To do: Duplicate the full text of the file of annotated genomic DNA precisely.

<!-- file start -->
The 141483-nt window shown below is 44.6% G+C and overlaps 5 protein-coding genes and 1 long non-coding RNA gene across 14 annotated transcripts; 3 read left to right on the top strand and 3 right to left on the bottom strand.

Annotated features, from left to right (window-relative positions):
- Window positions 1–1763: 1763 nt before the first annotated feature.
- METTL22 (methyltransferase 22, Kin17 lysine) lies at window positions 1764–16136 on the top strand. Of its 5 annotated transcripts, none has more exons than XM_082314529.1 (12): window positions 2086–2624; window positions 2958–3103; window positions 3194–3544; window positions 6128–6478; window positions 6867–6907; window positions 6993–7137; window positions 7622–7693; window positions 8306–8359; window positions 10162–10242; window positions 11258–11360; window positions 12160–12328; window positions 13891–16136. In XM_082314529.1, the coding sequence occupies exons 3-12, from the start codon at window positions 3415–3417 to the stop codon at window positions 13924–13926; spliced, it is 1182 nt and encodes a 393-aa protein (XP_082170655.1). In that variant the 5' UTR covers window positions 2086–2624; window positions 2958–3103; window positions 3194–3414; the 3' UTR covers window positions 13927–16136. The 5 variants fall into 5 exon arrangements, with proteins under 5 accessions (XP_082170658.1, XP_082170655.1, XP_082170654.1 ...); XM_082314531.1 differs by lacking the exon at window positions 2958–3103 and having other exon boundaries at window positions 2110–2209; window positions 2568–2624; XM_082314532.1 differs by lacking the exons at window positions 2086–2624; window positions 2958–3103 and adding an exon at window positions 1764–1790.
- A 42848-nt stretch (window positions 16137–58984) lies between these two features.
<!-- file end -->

The 141483-nt window shown below is 44.6% G+C and overlaps 5 protein-coding genes and 1 long non-coding RNA gene across 14 annotated transcripts; 3 read left to right on the top strand and 3 right to left on the bottom strand.

Annotated features, from left to right (window-relative positions):
- Window positions 1–1763: 1763 nt before the first annotated feature.
- METTL22 (methyltransferase 22, Kin17 lysine) lies at window positions 1764–16136 on the top strand. Of its 5 annotated transcripts, none has more exons than XM_082314529.1 (12): window positions 2086–2624; window positions 2958–3103; window positions 3194–3544; window positions 6128–6478; window positions 6867–6907; window positions 6993–7137; window positions 7622–7693; window positions 8306–8359; window positions 10162–10242; window positions 11258–11360; window positions 12160–12328; window positions 13891–16136. In XM_082314529.1, the coding sequence occupies exons 3-12, from the start codon at window positions 3415–3417 to the stop codon at window positions 13924–13926; spliced, it is 1182 nt and encodes a 393-aa protein (XP_082170655.1). In that variant the 5' UTR covers window positions 2086–2624; window positions 2958–3103; window positions 3194–3414; the 3' UTR covers window positions 13927–16136. The 5 variants fall into 5 exon arrangements, with proteins under 5 accessions (XP_082170658.1, XP_082170655.1, XP_082170654.1 ...); XM_082314531.1 differs by lacking the exon at window positions 2958–3103 and having other exon boundaries at window positions 2110–2209; window positions 2568–2624; XM_082314532.1 differs by lacking the exons at window positions 2086–2624; window positions 2958–3103 and adding an exon at window positions 1764–1790.
- A 42848-nt stretch (window positions 16137–58984) lies between these two features.